“The Jetsons” Music Box by Joe Jaworski

“The Jetsons” Music Box by Joe Jaworski

Hi guys, this article is a big one! It is Joe Jaworski’s Jetsons Music Box, a fantastic piece of DIY production utilizing the some of the best features of Max2Play and the high-end sound of the HiFiBerry DAC+ sound card.
I contacted Joe a few weeks ago after seeing his project in a contest when I thought this has to have been made with Max2Play. He was fully on board and wrote this great, detailed report on how he got the idea for the box and how he was able to fully realize it thanks to the powerful components and a little bit of our software.

I hope you enjoy reading the article as much as I did collaborating with Joe on it!

Heiner from Max2Play

My motivation for building this project comes from the fact that the Logitech Corporation discontinued its Squeezebox and UE Radio lines several years ago. I have been a big fan of this open-source streaming protocol since the original SlimDevices products of 2001. I have many Squeezebox players throughout my home. I have looked at more modern alternatives but have not found any that meet my needs.

One day I saw a screenshot of a Linux based streaming player on the web. It looked amazingly similar to my Squeezebox Touch screen. I was very excited that it was now possible to build my own Squeezebox player from scratch.

The Jetsons Design

I wanted a streaming player that was stand-alone (had its own speakers/amplifier + wifi streaming) rather than having to add speakers or plug it into an existing receiver. It needed to be somewhat portable where I could carry it to the backyard for a barbeque or with a get together with friends.

My first design flirted with the looks of those large “Boom Boxes” of the 1980’s. But I did remember how ugly they were, had terrible sound quality, and were large and bulky. I also looked at present-day electronics enclosure design. But everything looks similar and is not very exciting (Think of cars today made by different manufacturers- they somewhat look all the same).

Then I came upon the “Atomic Age” design. In the 1950’s and 1960’s, the world was abuzz with the future. In Los Angeles, California USA a new type of “space age” looking buildings began to pop up everywhere. It was called “Googie” (not to be confused with Google) architecture. Movies and TV shows featuring space travel, alien invaders, and the like were very popular then. Most people remember seeing the cartoon series “The Jetsons” which came out in the same period and took the atomic age design to new heights.

So I thought why not provide music and at the same time create a conversation piece?

The Enclosure

I am not very good at carpentry. So I had a friend of mine build the box. I did not give him many instructions, we just went over the concept and he took it from there.
The enclosure is made from MDF (Medium Density Fibreboard). It is 0.5 inches (13mm) thick. As opposed to plywood, MDF is a good material to use for speaker cabinets as it doesn’t emphasize or decrease some audio frequencies as other woods can.

The design places two 4-inch speakers slightly angled away from each other (for better stereo separation). All the electronics (except for the stereo amplifier) is in the upper section attached to the back of the display.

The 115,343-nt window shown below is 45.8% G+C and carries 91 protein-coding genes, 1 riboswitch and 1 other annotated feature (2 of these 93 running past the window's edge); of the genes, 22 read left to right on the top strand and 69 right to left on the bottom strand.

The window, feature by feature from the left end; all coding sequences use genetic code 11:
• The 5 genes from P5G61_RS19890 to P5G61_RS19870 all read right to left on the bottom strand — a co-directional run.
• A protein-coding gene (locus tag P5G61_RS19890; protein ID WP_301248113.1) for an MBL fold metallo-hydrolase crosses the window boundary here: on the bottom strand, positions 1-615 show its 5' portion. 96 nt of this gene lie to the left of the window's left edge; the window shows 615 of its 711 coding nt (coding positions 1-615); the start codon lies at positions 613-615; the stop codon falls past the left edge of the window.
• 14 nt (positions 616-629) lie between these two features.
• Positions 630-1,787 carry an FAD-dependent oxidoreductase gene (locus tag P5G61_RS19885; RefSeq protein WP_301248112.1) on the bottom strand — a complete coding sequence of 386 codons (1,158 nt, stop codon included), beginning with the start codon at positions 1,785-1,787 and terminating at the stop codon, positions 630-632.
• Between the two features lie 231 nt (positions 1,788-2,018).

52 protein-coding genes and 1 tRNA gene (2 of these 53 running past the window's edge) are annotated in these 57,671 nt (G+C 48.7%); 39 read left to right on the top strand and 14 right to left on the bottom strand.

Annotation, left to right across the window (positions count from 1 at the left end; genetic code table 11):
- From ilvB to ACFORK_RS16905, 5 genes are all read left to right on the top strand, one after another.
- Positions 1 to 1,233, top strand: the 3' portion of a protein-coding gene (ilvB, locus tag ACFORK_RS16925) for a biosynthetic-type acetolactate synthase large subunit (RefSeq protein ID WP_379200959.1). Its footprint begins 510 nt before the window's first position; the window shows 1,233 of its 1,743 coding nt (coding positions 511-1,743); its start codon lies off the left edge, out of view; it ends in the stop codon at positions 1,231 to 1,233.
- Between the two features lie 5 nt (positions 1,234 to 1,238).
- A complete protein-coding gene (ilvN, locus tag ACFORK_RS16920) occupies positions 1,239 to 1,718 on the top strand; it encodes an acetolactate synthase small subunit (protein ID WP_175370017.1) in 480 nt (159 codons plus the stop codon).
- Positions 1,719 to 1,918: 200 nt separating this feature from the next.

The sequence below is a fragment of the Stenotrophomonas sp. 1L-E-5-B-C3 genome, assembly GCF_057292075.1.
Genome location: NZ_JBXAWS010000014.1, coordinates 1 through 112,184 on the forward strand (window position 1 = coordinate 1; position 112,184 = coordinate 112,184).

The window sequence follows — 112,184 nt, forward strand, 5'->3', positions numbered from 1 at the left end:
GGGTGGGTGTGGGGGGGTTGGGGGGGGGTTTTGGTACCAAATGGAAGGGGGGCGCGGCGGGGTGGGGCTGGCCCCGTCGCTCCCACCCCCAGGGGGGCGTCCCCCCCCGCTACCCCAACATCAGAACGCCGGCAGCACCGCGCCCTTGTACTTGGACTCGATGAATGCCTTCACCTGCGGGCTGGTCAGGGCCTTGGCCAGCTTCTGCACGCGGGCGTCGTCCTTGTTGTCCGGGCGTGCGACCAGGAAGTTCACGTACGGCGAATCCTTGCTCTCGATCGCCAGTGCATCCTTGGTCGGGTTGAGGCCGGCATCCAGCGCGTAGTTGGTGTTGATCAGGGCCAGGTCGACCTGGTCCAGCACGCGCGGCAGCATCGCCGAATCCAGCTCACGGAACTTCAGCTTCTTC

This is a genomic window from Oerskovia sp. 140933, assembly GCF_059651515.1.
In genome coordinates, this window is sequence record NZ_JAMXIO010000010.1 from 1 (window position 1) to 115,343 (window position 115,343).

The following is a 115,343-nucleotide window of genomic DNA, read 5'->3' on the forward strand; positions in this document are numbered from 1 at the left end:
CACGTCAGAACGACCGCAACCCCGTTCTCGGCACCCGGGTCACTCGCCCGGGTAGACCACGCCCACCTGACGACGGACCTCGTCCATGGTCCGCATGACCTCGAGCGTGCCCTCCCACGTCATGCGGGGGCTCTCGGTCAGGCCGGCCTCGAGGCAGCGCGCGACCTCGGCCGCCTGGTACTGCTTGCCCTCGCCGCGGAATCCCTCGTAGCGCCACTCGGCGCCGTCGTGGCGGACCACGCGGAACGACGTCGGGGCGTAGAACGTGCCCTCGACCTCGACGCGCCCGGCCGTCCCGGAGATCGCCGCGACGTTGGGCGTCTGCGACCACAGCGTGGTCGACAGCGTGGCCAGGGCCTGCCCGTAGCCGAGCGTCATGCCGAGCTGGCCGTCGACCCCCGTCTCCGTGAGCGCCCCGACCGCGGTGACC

The Guts

The main electronic components are the Raspberry PI-3, HifiBerry DAC+, and the Max2Play software. The software is more than just “glue” code. It is a complete customized Linux operating system dedicated to playback of media with many packages to allow extensive support and customization. My project uses the SqueezeLite client with Jivelite, but Max2Play is capable of HD video, other streaming protocols (such as AirPlay) and many more features that I’m not using.

As the basis for my project I used a Raspberry Pi 3. You can use other Pi models, but I chose the Model 3 to avoid having to use a USB WiFi dongle, and to take advantage of its greater speed.

The display I used is the official Raspberry Pi 7-inch Touch Display. The Max2Play software supports this and many other displays so you can use other brands as well. During testing, I hooked up a PC video monitor to the Pi and it automatically switched from touch display to PC monitor.

The display controller (attached to the back of the display screen) is designed so that the RPi is attached with stand-offs to the top of the board. Then the HifiBerry DAC+ board is plugged in on top of the RPi. It makes for a neat installation as the three boards are neatly stacked and firmly connected to one another.

Power Supply Issues

The RPi and the 7-inch display require lots of power. Most standard USB chargers/adapters won’t cut it. I discovered that it’s not just the USB power supply itself, but the small thin wires (typically 28 AWG stranded wire) used in most USB cables. I was able to find and purchase some USB cables that used 18 AWG wire for power and ground, and many of the USB power supplies that failed before would now work with the thicker wire USB cable.

I still didn’t want to take a chance on inadequate power. So I stopped using the micro-USB connector altogether and ran two +5V lines and three ground lines direct from the power supply to the boards. You can see these wires in the photo as individual red and black wires plugged into the power pins of the display and HifiBerry board. In order to make this work, I needed to solder another 40-Pin header to the HifiBerry in order to access the power and ground pins to connect to my power supply.

I used a switching power supply, the Meanwell RD50A dual output DC power supply. It can work from 110VAC to 250VAC at 50 or 60 cycles. It is quite small for its power rating, measuring 3.9 x 3.8 x 1.4 inches (10cm x 9.5cm x 3.5cm). I know, the audio purist would say to use only a linear power supply, but during my testing there was no audio noise or distortion that I could hear. Besides, I did not want to deal with excess heat and possibly have to add a fan because linear power supplies run hot.

The Stereo amplifier board needs +12VDC with everything else using +5VDC. The RD50A offered more current than I needed, but I couldn’t find a smaller power supply with dual output like this one.

As a safety measure, it is wise to protect any open frame power supply with a fuse and cutoff switch. As shown in the photo, the back of the case contains a combination fuse holder, on/off switch, and IEC cable connector. I used a 250V 1 amp fuse which should be more than adequate. Be VERY careful when working with the cover off as mains voltage is exposed at the switch contacts and the AC screw terminals of the power supply.

HifiBerry Hookup

The HifiBerry DAC+ board is essentially plug-and-play. However in my case, what I had to do is make some modifications.